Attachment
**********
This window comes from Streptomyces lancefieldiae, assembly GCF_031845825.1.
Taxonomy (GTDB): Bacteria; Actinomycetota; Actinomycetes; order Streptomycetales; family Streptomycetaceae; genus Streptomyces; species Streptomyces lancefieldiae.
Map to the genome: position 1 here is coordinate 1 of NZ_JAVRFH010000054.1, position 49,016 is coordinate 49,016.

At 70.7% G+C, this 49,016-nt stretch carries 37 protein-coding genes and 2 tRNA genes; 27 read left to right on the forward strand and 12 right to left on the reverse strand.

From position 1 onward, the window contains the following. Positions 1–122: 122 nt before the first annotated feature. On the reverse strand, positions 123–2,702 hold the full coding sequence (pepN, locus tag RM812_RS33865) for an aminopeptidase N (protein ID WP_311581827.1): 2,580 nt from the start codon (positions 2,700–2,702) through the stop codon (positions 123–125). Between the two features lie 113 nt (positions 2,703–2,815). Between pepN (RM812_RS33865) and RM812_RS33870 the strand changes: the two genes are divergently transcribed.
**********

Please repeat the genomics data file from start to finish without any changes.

This window comes from Streptomyces lancefieldiae, assembly GCF_031845825.1.
Taxonomy (GTDB): Bacteria; Actinomycetota; Actinomycetes; order Streptomycetales; family Streptomycetaceae; genus Streptomyces; species Streptomyces lancefieldiae.
Map to the genome: position 1 here is coordinate 1 of NZ_JAVRFH010000054.1, position 49,016 is coordinate 49,016.

At 70.7% G+C, this 49,016-nt stretch carries 37 protein-coding genes and 2 tRNA genes; 27 read left to right on the forward strand and 12 right to left on the reverse strand.

From position 1 onward, the window contains the following. Positions 1–122: 122 nt before the first annotated feature. On the reverse strand, positions 123–2,702 hold the full coding sequence (pepN, locus tag RM812_RS33865) for an aminopeptidase N (protein ID WP_311581827.1): 2,580 nt from the start codon (positions 2,700–2,702) through the stop codon (positions 123–125). Between the two features lie 113 nt (positions 2,703–2,815). Between pepN (RM812_RS33865) and RM812_RS33870 the strand changes: the two genes are divergently transcribed.